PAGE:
Insurance Software as a Service

Proactively securing the costs of doing business


With an insurance Software as a Service model, such as SIS’ Partner XE agency management system, the real cost savings comes in the form of your ability to proactively secure your cost of doing business and effectively and evenly allocate your cash outlay over a long-term period. Instead of a large initial cash outlay followed by peaks and valleys of expenditures, you are dealing with a consistent, monthly, budgetable cost.

In addition, studies have shown that the total cost of ownership for SaaS models can be significantly less than on- premise solutions.

When you are looking at the total cost of ownership for SaaS, as compared to an on-premise insurance software model, you need to consider a number of factors. One way to look at it is to think about the cash outlay you put into your current system (both on capital and operational expenditures) and compare it to the monthly fee charged by your prospective SaaS provider.

What are you spending on…

Capital Expenditures?

  • Servers
  • Network storage
  • Backup systems
  • Disaster recovery systems
  • Power and cooling systems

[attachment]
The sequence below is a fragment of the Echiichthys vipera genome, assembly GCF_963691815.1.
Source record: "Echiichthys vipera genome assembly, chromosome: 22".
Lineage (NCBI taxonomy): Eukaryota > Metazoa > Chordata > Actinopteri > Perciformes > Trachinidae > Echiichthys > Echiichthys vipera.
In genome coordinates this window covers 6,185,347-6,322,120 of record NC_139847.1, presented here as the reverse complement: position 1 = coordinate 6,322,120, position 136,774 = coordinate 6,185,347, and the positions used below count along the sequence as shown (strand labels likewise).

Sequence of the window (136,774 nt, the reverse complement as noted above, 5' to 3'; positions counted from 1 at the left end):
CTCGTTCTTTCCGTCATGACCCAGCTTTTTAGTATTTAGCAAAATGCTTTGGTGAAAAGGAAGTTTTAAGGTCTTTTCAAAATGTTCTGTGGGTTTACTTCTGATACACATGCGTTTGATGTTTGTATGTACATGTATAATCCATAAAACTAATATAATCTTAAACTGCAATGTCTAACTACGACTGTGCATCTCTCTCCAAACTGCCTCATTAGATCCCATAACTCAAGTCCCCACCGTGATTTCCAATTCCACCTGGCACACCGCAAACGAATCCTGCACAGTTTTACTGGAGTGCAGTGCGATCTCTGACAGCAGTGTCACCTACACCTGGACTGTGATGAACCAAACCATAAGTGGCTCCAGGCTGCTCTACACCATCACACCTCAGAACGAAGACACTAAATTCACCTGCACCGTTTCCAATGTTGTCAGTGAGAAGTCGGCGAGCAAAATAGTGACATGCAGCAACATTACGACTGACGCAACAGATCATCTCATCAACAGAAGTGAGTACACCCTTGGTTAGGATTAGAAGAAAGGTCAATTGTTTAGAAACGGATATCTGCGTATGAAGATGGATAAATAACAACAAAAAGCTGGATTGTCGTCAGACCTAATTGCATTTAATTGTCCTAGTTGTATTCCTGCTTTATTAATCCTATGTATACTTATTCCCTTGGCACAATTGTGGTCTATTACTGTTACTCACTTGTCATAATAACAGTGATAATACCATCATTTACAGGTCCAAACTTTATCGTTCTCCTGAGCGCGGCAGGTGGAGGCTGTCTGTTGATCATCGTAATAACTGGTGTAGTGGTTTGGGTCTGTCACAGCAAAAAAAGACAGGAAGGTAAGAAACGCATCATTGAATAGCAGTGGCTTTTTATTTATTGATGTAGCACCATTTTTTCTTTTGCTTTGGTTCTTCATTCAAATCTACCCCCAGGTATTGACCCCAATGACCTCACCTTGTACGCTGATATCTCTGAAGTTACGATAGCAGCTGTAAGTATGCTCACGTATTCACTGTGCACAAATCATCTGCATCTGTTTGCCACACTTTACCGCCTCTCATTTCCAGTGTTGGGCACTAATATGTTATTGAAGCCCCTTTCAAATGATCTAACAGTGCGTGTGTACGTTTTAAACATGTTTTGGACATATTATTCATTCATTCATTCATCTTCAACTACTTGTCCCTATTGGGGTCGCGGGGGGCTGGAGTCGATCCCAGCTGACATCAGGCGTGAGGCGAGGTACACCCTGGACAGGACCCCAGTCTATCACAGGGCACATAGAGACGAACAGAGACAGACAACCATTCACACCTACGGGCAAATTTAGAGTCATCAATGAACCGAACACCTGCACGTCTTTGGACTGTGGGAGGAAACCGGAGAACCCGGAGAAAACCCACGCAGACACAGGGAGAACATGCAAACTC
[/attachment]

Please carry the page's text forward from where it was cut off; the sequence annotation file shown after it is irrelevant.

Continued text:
• Data centers
  • Infrastructure stack software
  • Third party modules or applications
  • License & license support fees

Operational Expenditures?

  • Installation
  • Networking operations
  • Utility costs
  • Application implementation and support
  • Licensed professional services
  • Technical training
  • End-user support
  • Annual software maintenance fees
  • Implementation of large scale patches and upgrades
  • Routine and unexpected troubleshooting/ maintenance
  • Employee down-time when they have to take time off to perform the above tasks

You may look at the upfront investments you have already made in your on-premise system as “already paid for.” If this is the case, consider the fact that the average shelf life of a system is anywhere between seven and ten years while server hardware will need to be replaced every 3-5 years. They won’t last forever. These are costs that will occur again and again.

The bottom line, when doing any sort of comparison, is that it is necessary to take in all costs, extended over the total lifespan of the application.